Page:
204 E Federal St , Middleburg VA 20117

Frequently Asked Questions

What is physical therapy?

Physical therapy is the application of principles and techniques aimed at restoring motion, increasing strength and maximizing function of a body part or system when these are lost due to injury, illness or disease. The goals of physical therapy interventions often include: increasing a range of motion, increasing strength, decreasing pain and re-establishing or integrating a lost movement function. Sometimes, however, the goals also include interventions aimed at stabilizing excessive joint movements or instabilities. These might result from injuries leading to ligamentous laxity, genetic pre-disposition, or in the case of the spine, age related changes.

Who are Physical Therapists?

Physical therapists are experts in movement science who have specialized knowledge about the complexities of human movement from the perspectives of anatomy, physiology, neurosciences, physics, and exercise physiology. Experienced physical therapists have an intimate understanding of both normal and pathological movement. They have the ability to critically analyze movement dysfunction and determine what interventions will be most useful for your condition.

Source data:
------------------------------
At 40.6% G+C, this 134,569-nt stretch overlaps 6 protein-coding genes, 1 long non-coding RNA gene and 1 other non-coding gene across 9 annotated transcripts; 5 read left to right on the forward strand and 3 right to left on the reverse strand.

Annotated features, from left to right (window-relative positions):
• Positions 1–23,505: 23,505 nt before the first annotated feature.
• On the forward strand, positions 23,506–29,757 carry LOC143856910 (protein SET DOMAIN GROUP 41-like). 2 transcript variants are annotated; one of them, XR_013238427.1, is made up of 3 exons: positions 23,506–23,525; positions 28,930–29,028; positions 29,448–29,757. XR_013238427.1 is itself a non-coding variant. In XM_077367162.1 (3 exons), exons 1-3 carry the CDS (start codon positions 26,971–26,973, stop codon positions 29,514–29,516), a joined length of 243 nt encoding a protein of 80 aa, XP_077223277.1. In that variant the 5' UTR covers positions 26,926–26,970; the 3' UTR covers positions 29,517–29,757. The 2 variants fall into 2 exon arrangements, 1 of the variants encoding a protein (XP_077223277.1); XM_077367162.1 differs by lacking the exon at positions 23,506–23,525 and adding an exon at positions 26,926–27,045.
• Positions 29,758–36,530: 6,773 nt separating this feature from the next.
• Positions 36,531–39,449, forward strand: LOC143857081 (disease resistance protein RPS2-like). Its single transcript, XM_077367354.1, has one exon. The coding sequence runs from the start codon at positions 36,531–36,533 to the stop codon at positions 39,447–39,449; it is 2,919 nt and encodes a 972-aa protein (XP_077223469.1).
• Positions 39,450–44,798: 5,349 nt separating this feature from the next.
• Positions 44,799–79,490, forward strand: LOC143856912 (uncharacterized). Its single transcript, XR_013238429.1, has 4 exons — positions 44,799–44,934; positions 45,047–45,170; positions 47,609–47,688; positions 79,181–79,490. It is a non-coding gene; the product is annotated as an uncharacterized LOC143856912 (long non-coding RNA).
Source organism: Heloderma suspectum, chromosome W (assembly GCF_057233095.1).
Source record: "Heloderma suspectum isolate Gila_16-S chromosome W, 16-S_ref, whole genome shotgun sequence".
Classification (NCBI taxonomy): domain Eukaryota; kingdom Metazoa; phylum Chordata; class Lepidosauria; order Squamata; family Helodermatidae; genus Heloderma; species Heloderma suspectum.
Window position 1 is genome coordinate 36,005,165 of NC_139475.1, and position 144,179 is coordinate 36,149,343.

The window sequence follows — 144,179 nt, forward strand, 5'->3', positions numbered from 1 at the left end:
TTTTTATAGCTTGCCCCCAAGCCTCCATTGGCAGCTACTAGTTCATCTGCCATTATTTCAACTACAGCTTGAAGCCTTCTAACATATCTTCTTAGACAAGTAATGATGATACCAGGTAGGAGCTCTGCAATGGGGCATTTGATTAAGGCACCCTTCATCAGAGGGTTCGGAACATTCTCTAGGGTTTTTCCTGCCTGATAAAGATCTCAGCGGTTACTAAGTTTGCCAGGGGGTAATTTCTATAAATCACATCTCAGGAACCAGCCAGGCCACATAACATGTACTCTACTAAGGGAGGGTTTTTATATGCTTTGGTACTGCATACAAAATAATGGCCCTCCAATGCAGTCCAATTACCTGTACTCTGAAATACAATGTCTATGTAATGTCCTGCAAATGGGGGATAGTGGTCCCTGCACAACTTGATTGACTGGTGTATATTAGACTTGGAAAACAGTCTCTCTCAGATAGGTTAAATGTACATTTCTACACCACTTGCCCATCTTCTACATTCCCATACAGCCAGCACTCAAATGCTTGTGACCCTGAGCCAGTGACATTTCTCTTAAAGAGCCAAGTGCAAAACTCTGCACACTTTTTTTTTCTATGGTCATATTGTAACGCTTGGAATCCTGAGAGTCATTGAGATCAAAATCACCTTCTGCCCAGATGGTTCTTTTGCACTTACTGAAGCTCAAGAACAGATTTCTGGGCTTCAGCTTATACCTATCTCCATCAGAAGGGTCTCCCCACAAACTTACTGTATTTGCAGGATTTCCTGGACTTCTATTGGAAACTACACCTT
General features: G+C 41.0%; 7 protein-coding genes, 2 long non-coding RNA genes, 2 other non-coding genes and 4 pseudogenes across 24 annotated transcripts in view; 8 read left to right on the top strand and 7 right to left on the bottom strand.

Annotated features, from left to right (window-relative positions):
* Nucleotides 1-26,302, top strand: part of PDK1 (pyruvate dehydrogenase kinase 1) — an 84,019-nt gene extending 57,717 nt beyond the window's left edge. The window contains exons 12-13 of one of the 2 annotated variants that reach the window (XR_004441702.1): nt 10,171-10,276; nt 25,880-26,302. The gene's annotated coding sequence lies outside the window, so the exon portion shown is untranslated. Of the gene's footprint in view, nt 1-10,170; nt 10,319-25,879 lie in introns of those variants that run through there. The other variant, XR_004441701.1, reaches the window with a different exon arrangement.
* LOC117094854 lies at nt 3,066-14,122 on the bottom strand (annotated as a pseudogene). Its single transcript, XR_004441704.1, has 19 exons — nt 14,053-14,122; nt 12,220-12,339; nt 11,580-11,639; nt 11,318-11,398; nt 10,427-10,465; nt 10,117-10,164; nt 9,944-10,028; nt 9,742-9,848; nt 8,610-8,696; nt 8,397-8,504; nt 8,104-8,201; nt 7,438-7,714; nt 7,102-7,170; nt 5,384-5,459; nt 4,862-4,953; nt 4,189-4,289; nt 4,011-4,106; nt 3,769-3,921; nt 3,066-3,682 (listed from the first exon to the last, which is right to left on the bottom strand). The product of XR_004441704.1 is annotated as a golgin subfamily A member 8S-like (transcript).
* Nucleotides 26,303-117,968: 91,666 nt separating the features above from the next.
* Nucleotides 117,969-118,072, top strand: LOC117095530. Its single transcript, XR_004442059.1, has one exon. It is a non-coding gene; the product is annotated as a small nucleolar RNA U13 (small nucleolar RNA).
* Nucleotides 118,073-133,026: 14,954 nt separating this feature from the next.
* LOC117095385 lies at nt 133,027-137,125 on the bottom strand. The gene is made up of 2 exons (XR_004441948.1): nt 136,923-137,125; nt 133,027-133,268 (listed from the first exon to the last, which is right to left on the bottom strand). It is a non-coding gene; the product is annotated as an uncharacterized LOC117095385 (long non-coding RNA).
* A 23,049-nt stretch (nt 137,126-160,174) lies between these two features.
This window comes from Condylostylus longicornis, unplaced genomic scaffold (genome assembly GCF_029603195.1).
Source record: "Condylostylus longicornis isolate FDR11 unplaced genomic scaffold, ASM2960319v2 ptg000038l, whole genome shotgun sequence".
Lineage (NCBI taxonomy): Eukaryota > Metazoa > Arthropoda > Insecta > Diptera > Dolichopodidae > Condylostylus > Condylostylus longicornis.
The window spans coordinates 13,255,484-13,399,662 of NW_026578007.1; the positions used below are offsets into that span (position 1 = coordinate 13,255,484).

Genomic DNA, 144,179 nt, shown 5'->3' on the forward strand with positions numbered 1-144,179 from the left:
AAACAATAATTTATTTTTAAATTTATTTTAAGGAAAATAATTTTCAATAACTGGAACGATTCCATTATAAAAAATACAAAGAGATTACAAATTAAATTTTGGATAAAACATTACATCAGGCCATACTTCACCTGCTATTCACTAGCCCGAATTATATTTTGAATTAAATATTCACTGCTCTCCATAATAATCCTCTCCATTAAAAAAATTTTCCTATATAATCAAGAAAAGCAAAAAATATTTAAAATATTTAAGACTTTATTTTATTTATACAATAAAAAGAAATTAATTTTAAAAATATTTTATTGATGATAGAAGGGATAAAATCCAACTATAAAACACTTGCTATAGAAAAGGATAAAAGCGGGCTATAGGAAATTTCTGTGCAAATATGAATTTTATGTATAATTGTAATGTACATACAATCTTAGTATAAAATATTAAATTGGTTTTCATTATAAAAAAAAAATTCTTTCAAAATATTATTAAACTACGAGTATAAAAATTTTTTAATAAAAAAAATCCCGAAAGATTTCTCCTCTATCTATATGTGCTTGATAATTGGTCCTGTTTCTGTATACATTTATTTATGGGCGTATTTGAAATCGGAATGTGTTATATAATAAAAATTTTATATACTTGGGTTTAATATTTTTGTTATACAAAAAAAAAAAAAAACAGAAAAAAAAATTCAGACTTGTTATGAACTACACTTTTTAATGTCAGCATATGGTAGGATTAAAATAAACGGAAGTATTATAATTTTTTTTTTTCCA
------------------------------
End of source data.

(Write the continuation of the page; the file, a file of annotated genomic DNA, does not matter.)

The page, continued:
Physical therapists are people who work hard for their patient's well-being. They share your desire to feel and move well. They are both empathetic and objective about your physical condition. Their efforts to help you should be readily visible whether you are an injured worker who performs heavy work or are a finely tuned athlete whose body is his/her livelihood. A physical therapist's work intertwines with many types of people from many walks of life and it can be a rewarding experience to enhance the quality of life of others.

Physical therapists acquire their education through both extensive university academics and clinical training. They obtain entry into professional degree programs after completing general education and undergraduate degrees in related fields such as exercise physiology, health science, kinesiology, or anatomy. The pre-requisite coursework for physical therapy school includes: anatomy, physiology, biology, physics, chemistry, psychology, neuroanatomy, normal and abnormal psychology, child development, and health statistics. Physical therapy programs today are producing graduates with both entry-level master's degrees and those with clinical doctorates. Programs emphasize clinical medical sciences along with the theory and practice of physical therapy. One must complete an accredited program in order to sit for the national licensure exam and in order to receive the professional designation of physical therapist.

As licensed professionals, physical therapists are respected members of the allied health care community. They work in concert with other members of the health care community such as physicians, surgeons, podiatrists, dentists, rehabilitation nurses, occupational therapists, speech pathologists, social workers and psychologists.